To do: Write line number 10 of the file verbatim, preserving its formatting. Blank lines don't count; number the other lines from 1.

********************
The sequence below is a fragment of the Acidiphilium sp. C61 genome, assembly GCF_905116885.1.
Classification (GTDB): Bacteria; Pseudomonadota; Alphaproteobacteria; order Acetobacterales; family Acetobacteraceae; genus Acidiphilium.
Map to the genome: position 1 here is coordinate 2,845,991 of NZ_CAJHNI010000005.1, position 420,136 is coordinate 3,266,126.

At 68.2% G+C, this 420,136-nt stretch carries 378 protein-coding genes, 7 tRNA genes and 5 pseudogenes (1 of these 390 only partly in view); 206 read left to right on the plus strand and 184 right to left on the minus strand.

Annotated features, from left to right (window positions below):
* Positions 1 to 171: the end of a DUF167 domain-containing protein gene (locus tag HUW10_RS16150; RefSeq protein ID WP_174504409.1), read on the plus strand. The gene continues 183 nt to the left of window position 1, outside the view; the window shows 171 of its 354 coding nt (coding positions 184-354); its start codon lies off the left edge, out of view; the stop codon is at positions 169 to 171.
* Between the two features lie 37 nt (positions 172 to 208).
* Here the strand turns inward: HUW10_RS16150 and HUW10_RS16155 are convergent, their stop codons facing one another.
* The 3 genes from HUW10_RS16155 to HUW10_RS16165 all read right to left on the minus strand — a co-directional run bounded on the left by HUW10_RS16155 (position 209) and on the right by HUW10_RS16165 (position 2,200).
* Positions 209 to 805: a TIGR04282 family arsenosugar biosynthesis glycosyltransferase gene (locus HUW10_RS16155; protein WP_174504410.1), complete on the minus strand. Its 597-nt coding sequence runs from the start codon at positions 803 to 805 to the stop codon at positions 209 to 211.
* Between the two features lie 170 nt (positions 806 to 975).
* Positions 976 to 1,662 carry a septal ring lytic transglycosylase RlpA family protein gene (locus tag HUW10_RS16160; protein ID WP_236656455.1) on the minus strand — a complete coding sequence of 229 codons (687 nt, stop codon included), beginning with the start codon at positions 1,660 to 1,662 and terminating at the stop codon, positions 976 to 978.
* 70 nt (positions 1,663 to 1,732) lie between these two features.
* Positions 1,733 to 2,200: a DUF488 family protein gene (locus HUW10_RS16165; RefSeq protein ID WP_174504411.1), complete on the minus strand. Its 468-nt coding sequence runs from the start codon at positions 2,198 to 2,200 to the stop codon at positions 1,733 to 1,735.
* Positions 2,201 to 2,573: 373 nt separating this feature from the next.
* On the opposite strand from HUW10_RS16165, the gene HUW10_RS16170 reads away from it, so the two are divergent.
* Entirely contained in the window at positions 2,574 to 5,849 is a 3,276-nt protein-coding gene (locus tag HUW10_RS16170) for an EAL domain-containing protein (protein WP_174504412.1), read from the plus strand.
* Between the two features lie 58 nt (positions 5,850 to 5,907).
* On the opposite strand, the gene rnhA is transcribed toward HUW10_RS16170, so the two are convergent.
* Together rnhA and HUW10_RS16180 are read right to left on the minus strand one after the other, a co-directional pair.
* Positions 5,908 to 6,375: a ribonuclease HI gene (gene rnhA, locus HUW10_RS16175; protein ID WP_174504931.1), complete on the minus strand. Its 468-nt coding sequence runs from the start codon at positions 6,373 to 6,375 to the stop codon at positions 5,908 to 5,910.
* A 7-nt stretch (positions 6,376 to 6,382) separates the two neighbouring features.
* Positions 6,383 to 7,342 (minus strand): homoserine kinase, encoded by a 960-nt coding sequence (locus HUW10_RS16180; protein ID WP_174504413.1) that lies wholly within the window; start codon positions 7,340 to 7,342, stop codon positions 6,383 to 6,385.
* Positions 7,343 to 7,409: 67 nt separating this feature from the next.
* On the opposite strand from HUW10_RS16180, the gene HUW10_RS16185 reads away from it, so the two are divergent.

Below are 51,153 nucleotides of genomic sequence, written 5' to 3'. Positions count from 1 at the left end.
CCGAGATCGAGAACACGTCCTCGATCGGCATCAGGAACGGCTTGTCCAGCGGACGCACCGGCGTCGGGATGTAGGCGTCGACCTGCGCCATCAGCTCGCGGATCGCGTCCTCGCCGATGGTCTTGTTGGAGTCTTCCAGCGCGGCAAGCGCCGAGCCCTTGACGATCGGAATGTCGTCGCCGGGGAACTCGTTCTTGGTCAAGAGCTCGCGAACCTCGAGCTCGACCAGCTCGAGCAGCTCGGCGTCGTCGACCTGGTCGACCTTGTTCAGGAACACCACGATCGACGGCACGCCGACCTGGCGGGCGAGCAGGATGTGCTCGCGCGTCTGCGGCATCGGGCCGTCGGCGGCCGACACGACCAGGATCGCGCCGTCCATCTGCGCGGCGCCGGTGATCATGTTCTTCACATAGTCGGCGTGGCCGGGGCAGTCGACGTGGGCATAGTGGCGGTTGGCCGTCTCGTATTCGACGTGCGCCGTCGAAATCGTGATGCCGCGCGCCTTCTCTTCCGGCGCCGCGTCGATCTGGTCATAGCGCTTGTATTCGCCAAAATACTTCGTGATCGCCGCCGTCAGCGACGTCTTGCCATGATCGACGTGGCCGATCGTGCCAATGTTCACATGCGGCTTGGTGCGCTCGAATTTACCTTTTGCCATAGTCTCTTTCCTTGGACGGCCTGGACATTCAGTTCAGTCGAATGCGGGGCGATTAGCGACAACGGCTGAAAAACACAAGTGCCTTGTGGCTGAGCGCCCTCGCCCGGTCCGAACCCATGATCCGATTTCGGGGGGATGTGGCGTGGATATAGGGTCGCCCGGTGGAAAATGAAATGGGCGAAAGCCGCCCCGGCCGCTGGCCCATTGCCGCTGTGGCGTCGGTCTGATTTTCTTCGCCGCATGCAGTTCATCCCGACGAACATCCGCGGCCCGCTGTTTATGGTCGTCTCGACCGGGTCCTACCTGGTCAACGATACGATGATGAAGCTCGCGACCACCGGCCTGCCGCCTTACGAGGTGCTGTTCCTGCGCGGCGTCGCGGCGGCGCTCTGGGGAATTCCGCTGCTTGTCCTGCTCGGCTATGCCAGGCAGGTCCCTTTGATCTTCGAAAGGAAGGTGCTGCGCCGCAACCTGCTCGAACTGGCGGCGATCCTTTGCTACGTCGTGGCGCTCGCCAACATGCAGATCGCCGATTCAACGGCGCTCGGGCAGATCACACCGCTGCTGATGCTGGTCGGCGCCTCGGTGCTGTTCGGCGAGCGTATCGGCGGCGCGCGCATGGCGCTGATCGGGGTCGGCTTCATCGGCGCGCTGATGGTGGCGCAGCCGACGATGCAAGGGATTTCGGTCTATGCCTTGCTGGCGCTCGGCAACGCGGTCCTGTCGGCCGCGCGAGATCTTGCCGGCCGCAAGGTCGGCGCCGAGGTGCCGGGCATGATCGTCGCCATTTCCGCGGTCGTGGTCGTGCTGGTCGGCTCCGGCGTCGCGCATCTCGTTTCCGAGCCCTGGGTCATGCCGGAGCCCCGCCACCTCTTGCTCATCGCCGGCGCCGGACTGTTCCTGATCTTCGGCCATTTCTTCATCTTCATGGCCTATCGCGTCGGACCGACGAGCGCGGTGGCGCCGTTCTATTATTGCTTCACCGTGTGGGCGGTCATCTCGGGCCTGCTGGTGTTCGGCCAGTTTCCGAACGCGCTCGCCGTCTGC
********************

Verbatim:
* Positions 209 to 805: a TIGR04282 family arsenosugar biosynthesis glycosyltransferase gene (locus HUW10_RS16155; protein WP_174504410.1), complete on the minus strand. Its 597-nt coding sequence runs from the start codon at positions 803 to 805 to the stop codon at positions 209 to 211.